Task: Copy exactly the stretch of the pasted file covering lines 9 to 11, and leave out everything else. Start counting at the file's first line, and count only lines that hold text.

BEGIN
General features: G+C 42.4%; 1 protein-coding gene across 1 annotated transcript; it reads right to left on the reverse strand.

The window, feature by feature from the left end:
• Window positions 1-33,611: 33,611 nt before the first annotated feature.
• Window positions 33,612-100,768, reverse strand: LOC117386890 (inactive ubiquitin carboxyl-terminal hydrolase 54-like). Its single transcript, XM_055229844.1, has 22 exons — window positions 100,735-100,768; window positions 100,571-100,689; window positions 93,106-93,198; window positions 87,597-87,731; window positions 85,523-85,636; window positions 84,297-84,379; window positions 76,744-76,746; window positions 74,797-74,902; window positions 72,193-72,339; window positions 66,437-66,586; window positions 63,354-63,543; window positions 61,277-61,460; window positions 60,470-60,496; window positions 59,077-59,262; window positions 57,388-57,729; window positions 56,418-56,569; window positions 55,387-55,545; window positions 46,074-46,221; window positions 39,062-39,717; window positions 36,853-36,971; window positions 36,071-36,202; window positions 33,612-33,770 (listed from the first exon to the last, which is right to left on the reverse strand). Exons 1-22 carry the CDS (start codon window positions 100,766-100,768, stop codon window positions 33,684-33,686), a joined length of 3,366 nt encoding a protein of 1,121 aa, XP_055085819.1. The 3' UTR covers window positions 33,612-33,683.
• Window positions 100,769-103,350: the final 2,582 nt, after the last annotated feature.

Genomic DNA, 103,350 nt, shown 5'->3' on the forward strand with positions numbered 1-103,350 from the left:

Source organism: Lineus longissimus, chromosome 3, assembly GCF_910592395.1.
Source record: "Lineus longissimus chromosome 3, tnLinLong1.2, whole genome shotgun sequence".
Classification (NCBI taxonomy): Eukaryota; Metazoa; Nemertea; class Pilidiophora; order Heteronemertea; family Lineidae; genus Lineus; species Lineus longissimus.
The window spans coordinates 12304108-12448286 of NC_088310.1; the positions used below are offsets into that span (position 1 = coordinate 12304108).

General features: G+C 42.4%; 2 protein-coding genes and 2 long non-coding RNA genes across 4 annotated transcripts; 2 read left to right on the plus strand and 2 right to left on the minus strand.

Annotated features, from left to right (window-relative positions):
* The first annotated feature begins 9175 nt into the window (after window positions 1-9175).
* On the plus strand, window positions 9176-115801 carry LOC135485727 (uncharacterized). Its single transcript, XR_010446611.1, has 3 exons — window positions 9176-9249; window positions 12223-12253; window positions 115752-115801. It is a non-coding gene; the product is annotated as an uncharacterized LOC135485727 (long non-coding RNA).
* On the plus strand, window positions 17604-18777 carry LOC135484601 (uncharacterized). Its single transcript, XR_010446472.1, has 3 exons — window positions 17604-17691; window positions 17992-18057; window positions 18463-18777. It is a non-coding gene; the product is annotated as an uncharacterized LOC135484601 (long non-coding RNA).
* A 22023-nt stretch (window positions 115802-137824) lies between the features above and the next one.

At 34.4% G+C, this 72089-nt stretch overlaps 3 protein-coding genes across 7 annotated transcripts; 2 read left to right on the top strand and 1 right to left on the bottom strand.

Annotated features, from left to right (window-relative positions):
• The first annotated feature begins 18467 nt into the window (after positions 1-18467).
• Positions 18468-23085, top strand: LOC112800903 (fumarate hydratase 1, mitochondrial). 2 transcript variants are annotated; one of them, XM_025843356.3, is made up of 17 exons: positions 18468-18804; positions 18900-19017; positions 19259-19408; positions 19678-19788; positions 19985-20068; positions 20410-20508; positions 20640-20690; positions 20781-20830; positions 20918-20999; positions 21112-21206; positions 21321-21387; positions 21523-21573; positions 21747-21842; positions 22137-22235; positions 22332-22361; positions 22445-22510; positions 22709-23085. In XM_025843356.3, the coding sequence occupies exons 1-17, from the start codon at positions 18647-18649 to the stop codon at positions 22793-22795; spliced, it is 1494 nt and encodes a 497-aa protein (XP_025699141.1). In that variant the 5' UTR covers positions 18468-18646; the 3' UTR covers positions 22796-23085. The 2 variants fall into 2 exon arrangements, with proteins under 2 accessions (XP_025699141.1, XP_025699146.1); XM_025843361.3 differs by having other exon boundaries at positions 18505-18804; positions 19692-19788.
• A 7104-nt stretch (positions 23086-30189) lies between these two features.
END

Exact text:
Classification (NCBI taxonomy): Eukaryota; Metazoa; Nemertea; class Pilidiophora; order Heteronemertea; family Lineidae; genus Lineus; species Lineus longissimus.
The window spans coordinates 12304108-12448286 of NC_088310.1; the positions used below are offsets into that span (position 1 = coordinate 12304108).

General features: G+C 42.4%; 2 protein-coding genes and 2 long non-coding RNA genes across 4 annotated transcripts; 2 read left to right on the plus strand and 2 right to left on the minus strand.